Miniature self-charging tracking device generates its own radio signal

Miniature self-charging tracking device generates its own radio signal

Technology News |
Roke Manor Research Ltd announced a self-charging miniaturised device which generates a radio signal that can be tracked up to an estimated 200 kilometres away. Dubbed Agitate, the unit is the size of a five pence piece.
By eeNews Europe

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A small dielectric is charged, and when shaken the tag generates a radio signal that can be tracked through walls and up to 20 kilometres in built-up areas, with an estimated range of 200 kilometres in free space. The device requires no battery as shaking it converts mechanical energy into radio pulses, rather like a dynamo that uses mechanical energy to power bicycle lights.

Roke’s research and design team anticipate that Agitate could be produced for a few pence per unit and would have a broad range of tracking applications. Potential uses might include a low cost method of monitoring and regulating the use of lifejackets, with built in man-overboard capability; remote sensing for flood monitoring and alerts; in the industrial sector for remote sensing of motion and vibration fault detection in harsh environments; in the retail sector as security tags on high-value goods or in the healthcare sector for keeping track of patients, such as those suffering from dementia.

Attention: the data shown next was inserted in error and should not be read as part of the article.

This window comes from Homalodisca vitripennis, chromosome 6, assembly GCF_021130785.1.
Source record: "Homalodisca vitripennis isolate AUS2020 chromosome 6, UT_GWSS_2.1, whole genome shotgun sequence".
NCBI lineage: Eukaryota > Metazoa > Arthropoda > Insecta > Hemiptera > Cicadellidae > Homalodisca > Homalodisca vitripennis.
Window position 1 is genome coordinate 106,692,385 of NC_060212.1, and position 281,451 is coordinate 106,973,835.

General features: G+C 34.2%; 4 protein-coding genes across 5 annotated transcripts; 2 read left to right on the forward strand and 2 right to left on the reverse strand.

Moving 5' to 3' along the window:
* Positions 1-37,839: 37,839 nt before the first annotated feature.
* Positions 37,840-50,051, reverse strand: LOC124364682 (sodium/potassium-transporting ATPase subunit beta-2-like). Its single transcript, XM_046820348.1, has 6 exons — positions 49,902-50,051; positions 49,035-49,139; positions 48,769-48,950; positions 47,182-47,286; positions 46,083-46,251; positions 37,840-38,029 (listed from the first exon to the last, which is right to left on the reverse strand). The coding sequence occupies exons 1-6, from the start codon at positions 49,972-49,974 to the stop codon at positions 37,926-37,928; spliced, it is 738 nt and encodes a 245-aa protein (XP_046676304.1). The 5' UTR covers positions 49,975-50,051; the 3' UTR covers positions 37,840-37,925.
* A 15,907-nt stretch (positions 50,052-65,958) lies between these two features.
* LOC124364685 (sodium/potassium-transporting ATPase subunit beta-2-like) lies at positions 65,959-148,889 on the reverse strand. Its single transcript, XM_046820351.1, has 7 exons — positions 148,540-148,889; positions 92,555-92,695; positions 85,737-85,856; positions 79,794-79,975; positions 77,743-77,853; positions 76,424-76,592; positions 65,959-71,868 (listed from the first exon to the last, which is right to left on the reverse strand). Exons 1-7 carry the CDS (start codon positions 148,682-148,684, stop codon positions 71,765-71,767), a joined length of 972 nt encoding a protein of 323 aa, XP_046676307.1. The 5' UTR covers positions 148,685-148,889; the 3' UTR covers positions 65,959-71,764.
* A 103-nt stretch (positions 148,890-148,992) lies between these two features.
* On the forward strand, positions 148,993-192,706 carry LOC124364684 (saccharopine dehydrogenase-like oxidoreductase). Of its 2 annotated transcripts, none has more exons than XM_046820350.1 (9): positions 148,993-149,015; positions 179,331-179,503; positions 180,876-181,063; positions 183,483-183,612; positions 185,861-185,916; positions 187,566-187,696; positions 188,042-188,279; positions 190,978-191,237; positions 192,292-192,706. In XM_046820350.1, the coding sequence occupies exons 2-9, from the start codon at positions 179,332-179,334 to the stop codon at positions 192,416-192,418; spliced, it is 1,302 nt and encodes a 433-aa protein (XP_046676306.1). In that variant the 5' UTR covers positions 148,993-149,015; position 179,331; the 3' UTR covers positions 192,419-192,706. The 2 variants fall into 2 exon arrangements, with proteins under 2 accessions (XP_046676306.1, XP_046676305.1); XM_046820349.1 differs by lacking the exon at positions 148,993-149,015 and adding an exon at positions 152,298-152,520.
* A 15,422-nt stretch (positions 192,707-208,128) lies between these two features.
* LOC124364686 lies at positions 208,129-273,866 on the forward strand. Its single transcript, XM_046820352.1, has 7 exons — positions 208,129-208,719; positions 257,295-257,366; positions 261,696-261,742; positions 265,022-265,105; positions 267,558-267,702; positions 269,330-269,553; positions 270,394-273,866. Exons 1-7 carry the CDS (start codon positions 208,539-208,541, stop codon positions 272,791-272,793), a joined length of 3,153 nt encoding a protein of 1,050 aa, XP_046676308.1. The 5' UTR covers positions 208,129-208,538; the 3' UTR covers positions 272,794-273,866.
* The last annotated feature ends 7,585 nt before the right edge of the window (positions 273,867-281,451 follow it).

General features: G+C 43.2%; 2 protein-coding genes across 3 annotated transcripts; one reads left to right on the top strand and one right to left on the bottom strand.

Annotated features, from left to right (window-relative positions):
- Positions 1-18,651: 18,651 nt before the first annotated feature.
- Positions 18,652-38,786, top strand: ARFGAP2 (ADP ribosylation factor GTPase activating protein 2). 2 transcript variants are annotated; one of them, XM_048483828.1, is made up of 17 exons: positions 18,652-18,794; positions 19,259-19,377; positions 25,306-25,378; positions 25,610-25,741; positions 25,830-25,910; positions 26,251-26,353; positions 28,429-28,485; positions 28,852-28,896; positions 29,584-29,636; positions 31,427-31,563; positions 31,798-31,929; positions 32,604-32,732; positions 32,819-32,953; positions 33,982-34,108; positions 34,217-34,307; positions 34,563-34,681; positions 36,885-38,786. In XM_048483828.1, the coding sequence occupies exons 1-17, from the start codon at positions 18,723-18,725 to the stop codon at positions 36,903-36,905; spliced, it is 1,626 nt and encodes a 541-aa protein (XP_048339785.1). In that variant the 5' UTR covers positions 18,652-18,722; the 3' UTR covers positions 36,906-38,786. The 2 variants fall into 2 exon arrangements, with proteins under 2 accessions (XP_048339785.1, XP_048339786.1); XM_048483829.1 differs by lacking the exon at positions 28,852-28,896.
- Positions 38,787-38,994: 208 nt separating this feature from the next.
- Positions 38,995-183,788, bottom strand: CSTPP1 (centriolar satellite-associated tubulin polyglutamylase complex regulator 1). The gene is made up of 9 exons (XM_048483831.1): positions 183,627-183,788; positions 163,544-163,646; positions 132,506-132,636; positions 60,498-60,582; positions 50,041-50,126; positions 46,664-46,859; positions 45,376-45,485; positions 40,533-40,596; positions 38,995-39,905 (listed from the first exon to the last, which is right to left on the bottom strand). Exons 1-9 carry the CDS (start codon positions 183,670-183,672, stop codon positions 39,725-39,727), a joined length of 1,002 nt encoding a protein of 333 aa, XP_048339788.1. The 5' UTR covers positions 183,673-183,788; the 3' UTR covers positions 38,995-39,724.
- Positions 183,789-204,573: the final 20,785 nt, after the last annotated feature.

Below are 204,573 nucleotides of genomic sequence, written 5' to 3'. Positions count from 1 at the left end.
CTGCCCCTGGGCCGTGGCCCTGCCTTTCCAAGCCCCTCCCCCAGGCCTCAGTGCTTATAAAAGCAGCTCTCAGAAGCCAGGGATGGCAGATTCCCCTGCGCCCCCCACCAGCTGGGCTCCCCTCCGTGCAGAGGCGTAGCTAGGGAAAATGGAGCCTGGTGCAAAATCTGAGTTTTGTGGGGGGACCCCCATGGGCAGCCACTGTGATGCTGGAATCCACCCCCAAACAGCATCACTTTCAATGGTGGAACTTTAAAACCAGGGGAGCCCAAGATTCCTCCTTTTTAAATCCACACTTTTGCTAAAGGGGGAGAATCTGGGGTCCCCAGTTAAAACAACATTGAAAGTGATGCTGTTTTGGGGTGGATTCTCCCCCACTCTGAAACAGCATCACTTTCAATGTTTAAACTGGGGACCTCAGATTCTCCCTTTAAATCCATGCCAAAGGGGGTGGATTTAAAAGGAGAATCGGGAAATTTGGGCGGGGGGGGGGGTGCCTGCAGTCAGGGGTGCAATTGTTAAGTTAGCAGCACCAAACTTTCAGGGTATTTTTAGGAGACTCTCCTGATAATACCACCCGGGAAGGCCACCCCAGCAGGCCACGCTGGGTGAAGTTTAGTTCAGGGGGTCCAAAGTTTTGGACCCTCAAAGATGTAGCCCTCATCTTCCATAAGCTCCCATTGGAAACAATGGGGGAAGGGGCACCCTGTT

The research and development team has already completed UK trials across 26 kilometres of variable terrain. Further Roke investment is focussed on reducing Agitate’s footprint and increasing RF output power even further.

Visit Roke at www.roke.co.uk

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